Wearable computing technology had been conceptualized as early as the 1600s and has been popularized ever since we came to the Digital Age. Let’s take for example one of our most recent innovations like Google Glass, a device that not only provides users with hands-free commands using voice activation, it also provides users the constant accessibility that cellphones can’t provide since you have to take them out of your pocket.

Most of the younger critics who have or have not tried out the device noted out that they aren’t that inclined for socializing as smartphones and tablets can. Sure, they can be used to find and make new friends but the Glass has limits whether they like it or not. And while Google’s original intention was for social activities (and may even compete with handheld devices), most people believe that Glass is more suited for professionals and sports.

In a sense, if you do look back to all those sci-fi and action movies, similar devices are worn mostly for practical use. There’s even news of a doctor testing Glass in the O.R. while on surgery. The doctor stated that they can assure a more successful operation when needed since they can either access important data or send live feed to other fellow doctors who aren’t in the same room as them. University teachers see a potential to enhance their students’ learning experience. For one thing, it’s much easier to provide slides or live app based activities as well as record assignments or access online data for reference while in class.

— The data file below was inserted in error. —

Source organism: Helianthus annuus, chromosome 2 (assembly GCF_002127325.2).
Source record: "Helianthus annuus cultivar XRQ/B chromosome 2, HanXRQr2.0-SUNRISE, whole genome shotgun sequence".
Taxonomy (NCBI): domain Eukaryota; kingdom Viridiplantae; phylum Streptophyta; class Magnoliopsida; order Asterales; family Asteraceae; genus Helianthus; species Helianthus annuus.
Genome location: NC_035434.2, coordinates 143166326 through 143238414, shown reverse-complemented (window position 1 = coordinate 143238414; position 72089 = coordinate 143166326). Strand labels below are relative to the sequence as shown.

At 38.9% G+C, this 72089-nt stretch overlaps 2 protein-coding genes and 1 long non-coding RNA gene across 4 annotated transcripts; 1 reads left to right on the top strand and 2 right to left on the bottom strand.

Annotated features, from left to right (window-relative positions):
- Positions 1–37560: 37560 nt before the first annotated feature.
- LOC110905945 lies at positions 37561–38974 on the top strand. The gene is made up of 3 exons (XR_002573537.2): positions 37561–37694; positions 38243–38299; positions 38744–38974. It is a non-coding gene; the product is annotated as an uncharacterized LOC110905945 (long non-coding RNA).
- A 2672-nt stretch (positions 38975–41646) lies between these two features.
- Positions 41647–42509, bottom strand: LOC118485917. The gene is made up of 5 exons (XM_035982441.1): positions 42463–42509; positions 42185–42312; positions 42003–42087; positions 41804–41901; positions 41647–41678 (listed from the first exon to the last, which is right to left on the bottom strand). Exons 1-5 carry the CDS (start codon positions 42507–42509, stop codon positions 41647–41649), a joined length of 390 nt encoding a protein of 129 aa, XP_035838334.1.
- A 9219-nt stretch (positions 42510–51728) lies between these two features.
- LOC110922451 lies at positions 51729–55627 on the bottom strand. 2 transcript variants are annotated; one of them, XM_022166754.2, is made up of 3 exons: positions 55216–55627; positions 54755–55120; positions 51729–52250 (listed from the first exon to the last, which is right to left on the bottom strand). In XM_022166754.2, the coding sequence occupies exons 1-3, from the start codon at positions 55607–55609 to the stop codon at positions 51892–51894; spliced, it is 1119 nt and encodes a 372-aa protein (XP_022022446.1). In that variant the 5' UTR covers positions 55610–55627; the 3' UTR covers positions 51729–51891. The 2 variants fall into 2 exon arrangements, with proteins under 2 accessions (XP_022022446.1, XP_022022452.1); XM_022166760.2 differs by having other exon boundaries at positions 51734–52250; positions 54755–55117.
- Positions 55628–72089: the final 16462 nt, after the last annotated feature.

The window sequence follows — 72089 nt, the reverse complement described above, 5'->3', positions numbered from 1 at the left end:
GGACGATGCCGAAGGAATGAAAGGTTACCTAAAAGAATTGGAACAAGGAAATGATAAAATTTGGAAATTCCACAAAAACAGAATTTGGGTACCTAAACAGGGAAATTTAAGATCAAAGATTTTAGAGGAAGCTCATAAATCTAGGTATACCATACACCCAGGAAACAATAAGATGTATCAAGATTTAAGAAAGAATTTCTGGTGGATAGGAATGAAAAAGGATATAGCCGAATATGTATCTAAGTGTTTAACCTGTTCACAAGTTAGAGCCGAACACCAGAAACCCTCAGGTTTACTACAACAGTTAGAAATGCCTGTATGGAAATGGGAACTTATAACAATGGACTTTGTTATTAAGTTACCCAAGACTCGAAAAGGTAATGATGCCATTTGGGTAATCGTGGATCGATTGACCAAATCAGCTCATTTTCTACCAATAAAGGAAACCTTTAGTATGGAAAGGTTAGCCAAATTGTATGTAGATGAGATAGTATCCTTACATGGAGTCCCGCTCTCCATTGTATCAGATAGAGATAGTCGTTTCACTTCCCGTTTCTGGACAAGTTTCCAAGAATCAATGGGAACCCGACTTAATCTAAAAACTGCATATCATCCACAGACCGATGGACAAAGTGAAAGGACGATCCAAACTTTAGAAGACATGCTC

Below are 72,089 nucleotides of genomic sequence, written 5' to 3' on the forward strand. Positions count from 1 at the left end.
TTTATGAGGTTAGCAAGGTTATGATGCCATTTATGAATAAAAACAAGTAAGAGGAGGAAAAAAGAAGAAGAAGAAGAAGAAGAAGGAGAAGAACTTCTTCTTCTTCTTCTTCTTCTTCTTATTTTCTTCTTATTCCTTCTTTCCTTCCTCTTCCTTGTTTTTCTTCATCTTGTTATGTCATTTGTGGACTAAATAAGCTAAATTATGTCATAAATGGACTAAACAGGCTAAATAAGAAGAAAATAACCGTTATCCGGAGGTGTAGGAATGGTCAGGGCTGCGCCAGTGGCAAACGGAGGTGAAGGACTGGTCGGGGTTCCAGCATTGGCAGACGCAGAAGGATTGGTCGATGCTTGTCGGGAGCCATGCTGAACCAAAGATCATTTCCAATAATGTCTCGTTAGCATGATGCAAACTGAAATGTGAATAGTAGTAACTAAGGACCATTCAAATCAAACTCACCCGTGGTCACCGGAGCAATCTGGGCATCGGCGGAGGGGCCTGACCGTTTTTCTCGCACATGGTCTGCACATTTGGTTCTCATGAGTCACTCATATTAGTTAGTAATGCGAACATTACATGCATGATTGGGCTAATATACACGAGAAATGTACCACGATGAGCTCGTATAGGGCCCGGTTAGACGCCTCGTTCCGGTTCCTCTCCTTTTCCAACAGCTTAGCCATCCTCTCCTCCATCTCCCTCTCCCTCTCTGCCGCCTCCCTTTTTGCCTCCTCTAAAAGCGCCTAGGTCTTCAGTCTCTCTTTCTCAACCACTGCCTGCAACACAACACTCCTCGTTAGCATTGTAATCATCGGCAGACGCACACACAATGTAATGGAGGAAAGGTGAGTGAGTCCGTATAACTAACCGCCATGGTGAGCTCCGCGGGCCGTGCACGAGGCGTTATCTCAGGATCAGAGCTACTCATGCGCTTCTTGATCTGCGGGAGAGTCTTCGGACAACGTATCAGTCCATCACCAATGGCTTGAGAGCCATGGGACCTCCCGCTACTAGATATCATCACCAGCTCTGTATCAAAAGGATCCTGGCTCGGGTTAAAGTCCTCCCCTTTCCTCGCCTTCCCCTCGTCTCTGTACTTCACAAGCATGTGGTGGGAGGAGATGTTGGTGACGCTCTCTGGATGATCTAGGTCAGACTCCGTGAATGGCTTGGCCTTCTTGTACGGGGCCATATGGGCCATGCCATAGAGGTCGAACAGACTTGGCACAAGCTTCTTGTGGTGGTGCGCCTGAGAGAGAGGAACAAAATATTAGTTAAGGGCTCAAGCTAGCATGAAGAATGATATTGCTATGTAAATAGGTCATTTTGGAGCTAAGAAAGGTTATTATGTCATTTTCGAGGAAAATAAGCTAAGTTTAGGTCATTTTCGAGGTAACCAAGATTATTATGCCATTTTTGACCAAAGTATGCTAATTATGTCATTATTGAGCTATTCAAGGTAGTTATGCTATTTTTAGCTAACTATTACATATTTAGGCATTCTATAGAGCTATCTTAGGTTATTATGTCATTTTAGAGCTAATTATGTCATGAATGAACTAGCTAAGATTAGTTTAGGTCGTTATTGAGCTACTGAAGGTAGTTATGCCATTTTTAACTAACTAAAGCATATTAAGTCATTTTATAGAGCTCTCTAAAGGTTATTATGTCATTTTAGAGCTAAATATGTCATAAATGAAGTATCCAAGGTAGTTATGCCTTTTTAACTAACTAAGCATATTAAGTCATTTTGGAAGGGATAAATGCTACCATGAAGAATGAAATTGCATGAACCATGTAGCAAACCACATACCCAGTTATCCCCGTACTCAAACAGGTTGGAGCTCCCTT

These unexpected shifts in target market are common especially with our rapidly growing technology but what companies tend to forget is if their products are part of the shift. This is when you need to keep your head in the game. Here are several tips you can do when you are facing the same problem in a shifting market.

  • Always have a watchful eye out for articles and reports that indicates shifts in the market trend.
  • Check if your business’s target market are in those shifts or take part in it yourself.
  • Work with your marketing team to make sure you can successfully deliver to these new trends or create something new that aligns with what new customers want.
  • Use any opportunity that’s presented. When shifting to or creating a new target market, it also means new demand which might also mean a new supplier.
  • Share this information with your employees, especially your sales force. Preparing them with the new data can lead to higher sales close rates and more business.

Remember that not everything goes as planned. Our culture grows with our technology so what we think is popular to our target market now may not be popular with the generation tomorrow. Don’t always view your products with your own perspective but always take the customer’s view in perspective. Obviously, you can’t adjust to change if you don’t keep an eye out for it yourself!

 

KSSF